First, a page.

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Tag: Stanley Kubrick (1-6 of 6)

Entertainment Geekly: '2001' in 2014 -- reimagining Kubrick's classic via 'Interstellar'



A proto-human HOMINID kneels on the ground of the prehistoric Earth. Suddenly, a large shadow covers him. He looks up and sees a large rectangular MONOLITH.

A voiceover begins, British.

BRITISH VOICEOVER: The first recorded monolith appeared on Earth 4 million years ago, in the Pleistocene era.


The 'Interstellar' plot set to '2001: A Space Odyssey' actually makes sense


If someone has writen or spoken about Christopher Nolan’s Interstellar, there’s a good chance a mention of Stanley Kubrick’s seminal 2001: A Space Odyssey is not far off. CutPrintFilm took the allusion one step further and mashed up the two films to show, unsurprisingly, that they have quite a bit in common.


To 'Room 237' and Beyond: Exploring Stanley Kubrick's 'Shining' influence with Christopher Nolan, Edgar Wright, more


It was 45 years ago this weekend that Stanley Kubrick gave us 2001: A Space Odyssey, a vision of the future that still beckons, even if the title is out of date. Something similar can be said about the extraordinary artist who made the masterpiece. History tells us that Kubrick died in 1999 at the age of 70, but our current pop culture tells us that his singular genius remains relevant and challenging to those who make movies, those who consume movies, and those who write about movies for a living. We see homages to The Shining in NBC’s new horror drama Hannibal and to Dr. Strangelove in JJ Abrams’ forthcoming sci-fi adventure Star Trek Into Darkness. We see his influence on an array of filmmakers, including Christopher Nolan and Danny Boyle, who tells EW that his 1996 dark comedy Trainspotting about desperate, druggy British droogs was an attempt “to make a more accessible version of A Clockwork Orange.” Steven Spielberg — who has already expressed his intense Kubrickianism by taking on one of Kubrick’s legendary unmade/abandoned projects, A.I.: Artificial Intelligence (2001) — recently announced his intention to raise up another Kubrick orphan by producing a TV mini-series based on Kubrick’s screenplay about the life and times of Napoleon. “Stanley Kubrick,” a major exhibition exploring the filmmaker’s life and career, is currently enjoying a long, popular run at the Los Angeles County Museum of Art. In death as he did in life, Stanley Kubrick abides. For better…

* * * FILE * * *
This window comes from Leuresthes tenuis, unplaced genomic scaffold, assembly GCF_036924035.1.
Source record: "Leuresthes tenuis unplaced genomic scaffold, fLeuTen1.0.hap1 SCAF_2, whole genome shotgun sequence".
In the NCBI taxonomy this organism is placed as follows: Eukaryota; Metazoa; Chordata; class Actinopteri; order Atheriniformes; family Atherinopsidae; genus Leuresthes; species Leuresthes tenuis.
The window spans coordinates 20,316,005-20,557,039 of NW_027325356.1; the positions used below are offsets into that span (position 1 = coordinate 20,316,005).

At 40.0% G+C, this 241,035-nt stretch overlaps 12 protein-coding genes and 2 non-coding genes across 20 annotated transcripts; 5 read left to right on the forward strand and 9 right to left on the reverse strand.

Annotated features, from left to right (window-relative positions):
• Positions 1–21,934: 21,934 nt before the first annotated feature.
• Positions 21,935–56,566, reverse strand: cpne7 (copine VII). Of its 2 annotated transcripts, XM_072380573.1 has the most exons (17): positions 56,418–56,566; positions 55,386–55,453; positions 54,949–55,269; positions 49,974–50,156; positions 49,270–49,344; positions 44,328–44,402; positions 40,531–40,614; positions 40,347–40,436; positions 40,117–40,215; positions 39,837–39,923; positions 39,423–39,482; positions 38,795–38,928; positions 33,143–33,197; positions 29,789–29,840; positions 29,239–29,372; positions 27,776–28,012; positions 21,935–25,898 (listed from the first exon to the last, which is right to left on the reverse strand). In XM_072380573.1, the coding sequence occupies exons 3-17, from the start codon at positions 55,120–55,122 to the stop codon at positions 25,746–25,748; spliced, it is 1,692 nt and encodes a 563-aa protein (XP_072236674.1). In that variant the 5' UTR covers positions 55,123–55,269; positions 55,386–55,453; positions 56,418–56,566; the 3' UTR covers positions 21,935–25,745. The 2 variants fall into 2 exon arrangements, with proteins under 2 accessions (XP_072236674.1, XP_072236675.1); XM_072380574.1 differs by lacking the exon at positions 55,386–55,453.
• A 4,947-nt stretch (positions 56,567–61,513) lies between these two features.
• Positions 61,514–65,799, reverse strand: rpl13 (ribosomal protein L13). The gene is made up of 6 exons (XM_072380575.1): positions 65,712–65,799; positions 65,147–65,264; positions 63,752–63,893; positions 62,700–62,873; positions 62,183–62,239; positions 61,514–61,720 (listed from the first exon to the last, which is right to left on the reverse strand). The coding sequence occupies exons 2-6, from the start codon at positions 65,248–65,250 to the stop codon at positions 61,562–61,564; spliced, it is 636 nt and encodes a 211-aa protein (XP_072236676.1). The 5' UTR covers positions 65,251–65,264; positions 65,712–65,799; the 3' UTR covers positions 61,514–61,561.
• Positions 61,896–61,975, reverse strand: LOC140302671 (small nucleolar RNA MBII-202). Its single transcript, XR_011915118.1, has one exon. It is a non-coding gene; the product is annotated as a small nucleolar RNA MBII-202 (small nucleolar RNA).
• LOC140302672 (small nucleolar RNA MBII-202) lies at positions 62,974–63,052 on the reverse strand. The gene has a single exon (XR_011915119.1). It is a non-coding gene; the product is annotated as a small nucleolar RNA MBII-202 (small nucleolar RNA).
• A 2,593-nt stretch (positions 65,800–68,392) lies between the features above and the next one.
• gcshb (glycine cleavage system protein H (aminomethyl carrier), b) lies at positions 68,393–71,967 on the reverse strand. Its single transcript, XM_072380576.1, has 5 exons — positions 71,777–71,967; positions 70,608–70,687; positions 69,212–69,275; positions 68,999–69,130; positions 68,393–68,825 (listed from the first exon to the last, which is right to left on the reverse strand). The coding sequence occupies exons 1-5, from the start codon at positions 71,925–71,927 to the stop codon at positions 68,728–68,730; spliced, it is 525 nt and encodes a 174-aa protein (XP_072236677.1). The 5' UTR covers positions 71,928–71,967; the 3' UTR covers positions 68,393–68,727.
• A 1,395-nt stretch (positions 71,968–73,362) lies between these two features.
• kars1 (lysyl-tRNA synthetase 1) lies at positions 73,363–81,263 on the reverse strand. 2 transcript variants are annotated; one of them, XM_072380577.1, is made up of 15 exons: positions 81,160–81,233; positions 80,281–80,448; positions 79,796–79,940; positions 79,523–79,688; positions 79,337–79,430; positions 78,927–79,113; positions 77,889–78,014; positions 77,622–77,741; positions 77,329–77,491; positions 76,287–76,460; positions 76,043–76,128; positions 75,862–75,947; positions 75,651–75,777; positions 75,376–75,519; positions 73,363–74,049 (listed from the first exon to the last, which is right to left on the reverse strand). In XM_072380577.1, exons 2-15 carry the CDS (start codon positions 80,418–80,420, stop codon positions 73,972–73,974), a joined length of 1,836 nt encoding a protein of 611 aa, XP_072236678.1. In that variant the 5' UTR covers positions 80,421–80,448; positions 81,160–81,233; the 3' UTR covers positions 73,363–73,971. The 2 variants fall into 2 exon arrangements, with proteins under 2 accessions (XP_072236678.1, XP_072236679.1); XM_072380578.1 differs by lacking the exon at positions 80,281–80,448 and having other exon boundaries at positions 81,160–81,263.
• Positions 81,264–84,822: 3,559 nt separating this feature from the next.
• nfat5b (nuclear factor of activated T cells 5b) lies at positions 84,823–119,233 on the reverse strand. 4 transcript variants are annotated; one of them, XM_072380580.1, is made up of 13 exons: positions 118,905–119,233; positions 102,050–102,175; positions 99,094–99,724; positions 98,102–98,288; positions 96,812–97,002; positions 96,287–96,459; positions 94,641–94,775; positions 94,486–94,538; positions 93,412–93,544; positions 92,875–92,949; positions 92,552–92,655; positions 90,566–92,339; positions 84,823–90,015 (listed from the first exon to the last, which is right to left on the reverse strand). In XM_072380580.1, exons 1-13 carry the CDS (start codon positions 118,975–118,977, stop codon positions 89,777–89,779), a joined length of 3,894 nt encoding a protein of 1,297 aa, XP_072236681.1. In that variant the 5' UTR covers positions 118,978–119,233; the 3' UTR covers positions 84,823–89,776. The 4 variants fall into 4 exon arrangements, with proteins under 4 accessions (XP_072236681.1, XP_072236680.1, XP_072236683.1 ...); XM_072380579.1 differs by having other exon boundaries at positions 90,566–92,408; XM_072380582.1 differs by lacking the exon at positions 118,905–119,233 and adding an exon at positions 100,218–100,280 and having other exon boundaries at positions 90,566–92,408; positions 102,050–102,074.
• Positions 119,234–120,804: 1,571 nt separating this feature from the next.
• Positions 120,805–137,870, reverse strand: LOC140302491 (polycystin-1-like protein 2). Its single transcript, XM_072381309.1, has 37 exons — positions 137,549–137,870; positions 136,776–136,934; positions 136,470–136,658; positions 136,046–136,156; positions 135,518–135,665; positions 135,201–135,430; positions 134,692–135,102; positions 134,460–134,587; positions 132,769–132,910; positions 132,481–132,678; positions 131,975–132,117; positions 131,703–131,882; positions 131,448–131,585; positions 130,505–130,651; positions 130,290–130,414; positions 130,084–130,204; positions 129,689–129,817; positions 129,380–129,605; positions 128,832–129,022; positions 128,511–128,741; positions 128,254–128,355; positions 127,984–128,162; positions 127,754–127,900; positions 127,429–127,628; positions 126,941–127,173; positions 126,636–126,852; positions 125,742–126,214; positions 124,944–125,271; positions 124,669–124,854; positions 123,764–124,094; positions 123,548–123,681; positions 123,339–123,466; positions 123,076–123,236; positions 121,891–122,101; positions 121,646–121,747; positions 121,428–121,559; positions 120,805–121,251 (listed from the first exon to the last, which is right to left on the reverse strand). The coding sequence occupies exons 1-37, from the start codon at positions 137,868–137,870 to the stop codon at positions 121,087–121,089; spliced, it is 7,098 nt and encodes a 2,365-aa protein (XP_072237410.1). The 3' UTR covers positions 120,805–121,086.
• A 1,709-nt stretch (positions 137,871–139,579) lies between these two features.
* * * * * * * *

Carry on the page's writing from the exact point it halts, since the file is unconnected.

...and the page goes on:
And weirder. Now in select theaters (and slowly expanding nationwide): Room 237, an engrossing documentary about the richly odd legacy inspired by a horror movie now considered an all-timer, but which left critics more cold than chilled upon its release 33 years ago. Did you know that Stanley Kubrick shot The Shining to make a secret statement about the Holocaust? To cryptically confess his participation in a NASA conspiracy to produce fake film footage of the first moon landing? To slyly criticize American consumerism and superficial pop culture? But he did! The signs and symbols are there! It’s all true… according to a subculture of armchair semioticians and Kubrick aficionados who insist the cabin fever creepshow about a really bad husband, father, and writer driven to be worse by a haunted hotel is dense with hidden narratives. “The Shining presents itself like puzzle to be solved, albeit a puzzle missing a piece or two,” says Room 237 director Rodney Ascher. “It lodges in your mind like a pebble in your shoe and invites inquiry and obsession.”